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Bar Owners Scrap Space After Onerous Rules from Community Board, They Say

By Sonja Sharp | October 31, 2013 9:44am
 The owners of Uncle Barry's in Park Slope (pictured) have hit major barriers in their plans to open a new sports bar in Prospect Heights. 
The owners of Uncle Barry's in Park Slope (pictured) have hit major barriers in their plans to open a new sports bar in Prospect Heights. 
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PROSPECT HEIGHTS — The would-be owners of the Moot Hall bar in Prospect Heights say the community board has rendered their attempts to open shop moot.

After two contentious meetings with Community Board 8's State Liquor Authority Advisory Committee, the would-be proprietors of Moot Hall bar say they're shelving plans to open the venue on Washington Avenue and are taking their business elsewhere.

Jake Trebach and his partners from Uncle Barry's sports bar in Park Slope have years of booze-slinging success under their collective belt, and planned to expand their brand to their home turf in Prospect Heights. But they say they're throwing their hands up amid citing what they and others have called a capricious, aggressive and even hostile vetting process riddled with confusion and delays. 

"I have no reason to deal with these people again — they just cost us too much money," Trebach said. "If we were Applebees or Fridays we could stand the hit, but we don’t have money to play with.

It's not the first time a businesses has abandoned the neighborhood over disagreements with CB8's committee. Back in April, another successful Brooklyn bar owner backed out of plans to open on Washington Avenue because the committee refused to support his application unless he agreed to set his closing hours before his competitors' closing time.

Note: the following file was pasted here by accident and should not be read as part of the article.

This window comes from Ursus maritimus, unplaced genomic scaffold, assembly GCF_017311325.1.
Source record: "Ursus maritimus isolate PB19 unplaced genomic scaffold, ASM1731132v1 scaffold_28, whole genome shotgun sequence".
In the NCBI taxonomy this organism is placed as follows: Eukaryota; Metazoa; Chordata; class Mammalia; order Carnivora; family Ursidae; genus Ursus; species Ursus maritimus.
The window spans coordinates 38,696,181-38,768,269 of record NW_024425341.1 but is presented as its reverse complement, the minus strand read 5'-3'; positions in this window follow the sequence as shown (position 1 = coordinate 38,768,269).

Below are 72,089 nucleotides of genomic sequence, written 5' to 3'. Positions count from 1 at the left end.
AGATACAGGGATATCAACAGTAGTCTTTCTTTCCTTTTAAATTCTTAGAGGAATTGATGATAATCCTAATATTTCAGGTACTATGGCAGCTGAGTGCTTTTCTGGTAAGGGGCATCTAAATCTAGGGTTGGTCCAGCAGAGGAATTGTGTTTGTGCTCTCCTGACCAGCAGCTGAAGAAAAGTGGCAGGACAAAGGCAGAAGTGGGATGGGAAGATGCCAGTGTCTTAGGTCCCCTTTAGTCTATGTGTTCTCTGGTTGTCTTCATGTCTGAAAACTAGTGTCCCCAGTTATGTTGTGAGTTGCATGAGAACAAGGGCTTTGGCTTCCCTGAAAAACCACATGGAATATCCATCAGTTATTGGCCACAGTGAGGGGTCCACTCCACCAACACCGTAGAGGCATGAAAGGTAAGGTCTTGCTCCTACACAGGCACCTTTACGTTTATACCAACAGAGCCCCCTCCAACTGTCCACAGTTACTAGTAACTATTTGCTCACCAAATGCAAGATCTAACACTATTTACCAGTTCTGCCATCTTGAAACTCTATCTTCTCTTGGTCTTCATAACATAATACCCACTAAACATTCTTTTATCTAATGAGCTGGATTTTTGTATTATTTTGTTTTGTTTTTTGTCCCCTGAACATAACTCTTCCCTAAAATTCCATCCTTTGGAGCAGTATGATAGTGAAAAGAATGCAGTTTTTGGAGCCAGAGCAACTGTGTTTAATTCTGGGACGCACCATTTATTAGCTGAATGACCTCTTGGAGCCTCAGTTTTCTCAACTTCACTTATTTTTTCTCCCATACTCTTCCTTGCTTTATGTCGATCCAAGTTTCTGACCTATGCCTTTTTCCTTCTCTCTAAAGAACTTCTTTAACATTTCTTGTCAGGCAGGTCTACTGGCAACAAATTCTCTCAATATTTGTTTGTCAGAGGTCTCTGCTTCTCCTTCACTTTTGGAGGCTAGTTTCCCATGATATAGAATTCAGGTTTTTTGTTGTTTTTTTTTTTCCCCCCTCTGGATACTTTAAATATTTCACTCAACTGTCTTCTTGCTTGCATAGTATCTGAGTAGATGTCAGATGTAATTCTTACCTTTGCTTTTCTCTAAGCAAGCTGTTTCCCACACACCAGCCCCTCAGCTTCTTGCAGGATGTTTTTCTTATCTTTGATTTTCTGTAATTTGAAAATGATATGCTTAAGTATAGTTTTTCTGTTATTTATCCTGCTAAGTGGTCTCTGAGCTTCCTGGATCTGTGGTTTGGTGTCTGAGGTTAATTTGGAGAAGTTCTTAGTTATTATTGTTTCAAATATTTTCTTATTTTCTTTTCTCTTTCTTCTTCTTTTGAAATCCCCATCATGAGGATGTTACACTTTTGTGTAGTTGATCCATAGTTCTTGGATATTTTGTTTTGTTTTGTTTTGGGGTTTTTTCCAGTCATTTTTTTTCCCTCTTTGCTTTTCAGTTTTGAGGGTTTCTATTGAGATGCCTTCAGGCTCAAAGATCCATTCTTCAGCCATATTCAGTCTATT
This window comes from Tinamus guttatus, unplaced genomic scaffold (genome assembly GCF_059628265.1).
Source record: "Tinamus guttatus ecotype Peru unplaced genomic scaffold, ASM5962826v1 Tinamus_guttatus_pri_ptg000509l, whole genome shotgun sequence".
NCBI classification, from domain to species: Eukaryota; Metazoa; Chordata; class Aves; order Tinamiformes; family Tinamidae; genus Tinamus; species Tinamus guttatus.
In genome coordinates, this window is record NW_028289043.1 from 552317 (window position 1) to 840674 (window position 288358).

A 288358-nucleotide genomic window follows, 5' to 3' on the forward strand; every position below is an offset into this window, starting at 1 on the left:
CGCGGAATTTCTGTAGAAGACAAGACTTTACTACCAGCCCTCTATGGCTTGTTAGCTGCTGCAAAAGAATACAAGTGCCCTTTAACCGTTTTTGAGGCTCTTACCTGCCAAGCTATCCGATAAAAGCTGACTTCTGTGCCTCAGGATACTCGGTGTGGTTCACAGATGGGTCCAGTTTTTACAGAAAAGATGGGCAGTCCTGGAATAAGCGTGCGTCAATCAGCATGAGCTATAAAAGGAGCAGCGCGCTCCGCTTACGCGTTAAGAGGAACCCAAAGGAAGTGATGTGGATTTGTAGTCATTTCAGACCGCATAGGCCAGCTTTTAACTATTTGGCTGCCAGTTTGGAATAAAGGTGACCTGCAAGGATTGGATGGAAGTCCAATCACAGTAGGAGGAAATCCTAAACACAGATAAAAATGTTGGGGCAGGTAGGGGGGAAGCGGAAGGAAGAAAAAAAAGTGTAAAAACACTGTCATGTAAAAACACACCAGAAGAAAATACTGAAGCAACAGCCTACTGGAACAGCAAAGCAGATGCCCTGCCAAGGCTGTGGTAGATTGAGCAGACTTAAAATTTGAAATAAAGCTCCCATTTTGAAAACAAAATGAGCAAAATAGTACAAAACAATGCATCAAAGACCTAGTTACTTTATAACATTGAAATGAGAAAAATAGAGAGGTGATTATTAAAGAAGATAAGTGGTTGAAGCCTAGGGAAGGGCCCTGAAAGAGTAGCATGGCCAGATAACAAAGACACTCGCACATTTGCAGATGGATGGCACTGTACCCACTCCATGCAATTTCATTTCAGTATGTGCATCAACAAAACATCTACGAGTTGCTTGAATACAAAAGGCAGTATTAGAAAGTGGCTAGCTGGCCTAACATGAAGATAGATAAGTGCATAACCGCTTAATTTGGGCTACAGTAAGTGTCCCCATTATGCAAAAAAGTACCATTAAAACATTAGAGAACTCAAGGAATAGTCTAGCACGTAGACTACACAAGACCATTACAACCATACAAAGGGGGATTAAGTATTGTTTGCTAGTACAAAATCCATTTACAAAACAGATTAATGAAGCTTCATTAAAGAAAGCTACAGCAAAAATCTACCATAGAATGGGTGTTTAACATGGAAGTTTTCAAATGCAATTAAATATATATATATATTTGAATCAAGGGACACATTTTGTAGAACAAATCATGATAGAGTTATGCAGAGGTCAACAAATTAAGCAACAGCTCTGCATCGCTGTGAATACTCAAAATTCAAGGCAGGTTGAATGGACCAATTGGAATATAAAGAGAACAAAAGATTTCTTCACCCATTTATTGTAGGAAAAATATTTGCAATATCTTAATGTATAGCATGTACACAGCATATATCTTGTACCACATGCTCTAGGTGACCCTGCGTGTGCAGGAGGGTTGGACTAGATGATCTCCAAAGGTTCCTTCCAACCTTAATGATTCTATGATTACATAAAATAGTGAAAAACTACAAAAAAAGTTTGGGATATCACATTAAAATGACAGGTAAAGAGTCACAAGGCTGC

"We cannot operate within those reduced hours," Freddy's Bar owner Matthew Kimmett told the committee at its April 1 meeting. "I guess the nicest way to say no would be to withdraw our application."

Community Board 8 declined to comment for this story, but in committee meetings, members have said their primary concern is not whether small businesses succeed or fail — it's to protect the community. 

Even those who have successfully opened in CB8 say the committee process is excessively contentious and complicated.  

"You’re treated like you’re doing something bad or you’re doing something wrong when you try and open a business," said Alexander Hall, who operates Sunshine Co. and Milk Bar in Prospect Heights.

"They’re very powerful...you have to tread very carefully, and bite your tongue, because you go back for a renewal." 

As for the Moot Hall team, they'll be taking their business elsewhere. 

"We’re looking at places in Bed-Stuy, and some stuff in Clinton Hill and Ft. Greene," Trebach said. "We are definitely avoiding Community Board 8."